Step 5: the pad is pressed onto the product to transfer the image. The adhesion between the ink and substrate is bigger than the adhesion between the ink and pad. During this “step-by-step” impression, the pad is designed to roll on the product from the center to the outside. If the correct tampon is used, the angle at which the pad touches the substrate should never be at an angle of 0°. If this were the case, the air would get trapped between the tampon and the product. This would then result in an incomplete transfer of the image.
Step 6: the ink is transferred to the product and the pad returns to its original shape. If the printing went well, the pad should be completely clean afterwards. But often it is pushed extra on an adhesive tape that will remove the last ink residues and dust particles.
The closed ink cup system is different from the open-well system in this way, that the ink is not directly exposed to the air. The ink is held in a closed container which also performs the doctoring function. The inking takes place when the ink cup is positioned above the printing plate by a lateral movement. The sharp edge of the ink cup, called scraping ring, behaves in the same way as the doctor blade in the open ink system. The scraping occurs when the ink cup moves over the printing plate. In other machine versions with this principle, the ink cup does not move, but the printing plate moves under the ink cup. In both cases the end result is that the surface of the printing plate is cleaned up and the engraved image is left behind with the ink. Printing International has four different diameters of ink cups as standard, namely 65mm / 90mm / 130mm / 160mm.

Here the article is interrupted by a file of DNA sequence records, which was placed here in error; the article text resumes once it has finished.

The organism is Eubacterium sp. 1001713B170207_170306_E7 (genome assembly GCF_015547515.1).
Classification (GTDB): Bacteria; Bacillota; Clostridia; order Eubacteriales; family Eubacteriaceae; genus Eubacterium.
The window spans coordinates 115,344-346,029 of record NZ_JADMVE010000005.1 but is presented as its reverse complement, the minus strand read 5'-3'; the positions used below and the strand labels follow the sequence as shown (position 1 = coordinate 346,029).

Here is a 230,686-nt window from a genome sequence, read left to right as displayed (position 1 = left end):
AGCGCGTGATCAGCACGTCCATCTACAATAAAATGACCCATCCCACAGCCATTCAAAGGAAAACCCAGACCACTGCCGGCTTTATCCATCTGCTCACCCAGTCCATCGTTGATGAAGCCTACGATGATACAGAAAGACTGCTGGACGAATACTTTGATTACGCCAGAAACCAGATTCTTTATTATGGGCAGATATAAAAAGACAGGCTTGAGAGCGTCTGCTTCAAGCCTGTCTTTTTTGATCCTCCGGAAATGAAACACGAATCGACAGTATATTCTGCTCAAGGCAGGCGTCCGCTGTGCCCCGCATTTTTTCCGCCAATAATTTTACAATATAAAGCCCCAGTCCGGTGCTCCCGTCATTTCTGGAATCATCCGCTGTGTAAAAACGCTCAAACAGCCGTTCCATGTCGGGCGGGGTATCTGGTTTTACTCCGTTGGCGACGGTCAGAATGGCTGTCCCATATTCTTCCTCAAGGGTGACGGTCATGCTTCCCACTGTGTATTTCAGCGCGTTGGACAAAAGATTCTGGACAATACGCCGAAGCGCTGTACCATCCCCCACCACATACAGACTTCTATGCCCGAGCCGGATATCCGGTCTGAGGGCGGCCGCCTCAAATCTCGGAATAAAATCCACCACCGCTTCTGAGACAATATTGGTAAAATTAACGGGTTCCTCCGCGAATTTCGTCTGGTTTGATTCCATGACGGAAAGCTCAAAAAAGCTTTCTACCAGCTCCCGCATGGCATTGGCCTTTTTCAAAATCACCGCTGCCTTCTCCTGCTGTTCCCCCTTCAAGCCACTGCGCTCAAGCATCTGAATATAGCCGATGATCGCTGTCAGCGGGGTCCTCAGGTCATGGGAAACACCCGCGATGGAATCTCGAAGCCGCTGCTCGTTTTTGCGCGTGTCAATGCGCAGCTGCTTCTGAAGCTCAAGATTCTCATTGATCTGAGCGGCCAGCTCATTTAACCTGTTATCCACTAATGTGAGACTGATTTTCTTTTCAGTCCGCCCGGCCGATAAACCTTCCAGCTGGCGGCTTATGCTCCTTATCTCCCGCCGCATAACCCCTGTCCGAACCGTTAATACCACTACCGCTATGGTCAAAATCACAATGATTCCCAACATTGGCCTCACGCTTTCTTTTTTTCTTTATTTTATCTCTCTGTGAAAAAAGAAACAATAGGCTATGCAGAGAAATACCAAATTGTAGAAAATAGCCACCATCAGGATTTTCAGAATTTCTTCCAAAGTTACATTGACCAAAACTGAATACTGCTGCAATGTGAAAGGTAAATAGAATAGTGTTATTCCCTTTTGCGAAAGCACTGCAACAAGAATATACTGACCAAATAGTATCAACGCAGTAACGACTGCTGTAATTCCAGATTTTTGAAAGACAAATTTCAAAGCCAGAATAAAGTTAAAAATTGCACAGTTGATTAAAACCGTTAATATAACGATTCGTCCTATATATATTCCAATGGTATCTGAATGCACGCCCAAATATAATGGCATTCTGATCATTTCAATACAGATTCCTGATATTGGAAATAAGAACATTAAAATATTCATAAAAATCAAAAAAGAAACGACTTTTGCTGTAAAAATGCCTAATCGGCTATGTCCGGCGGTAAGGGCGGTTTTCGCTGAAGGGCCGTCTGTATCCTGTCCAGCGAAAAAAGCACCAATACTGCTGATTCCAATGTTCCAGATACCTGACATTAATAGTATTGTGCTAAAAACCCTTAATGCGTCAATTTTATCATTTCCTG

step 1: inking the printing plate
step 2: scrape off excess ink
step 3: ink take-up
step 4: positioning for transferring the ink
step 5: transferring the ink onto the product
step 6: end of the printing cycle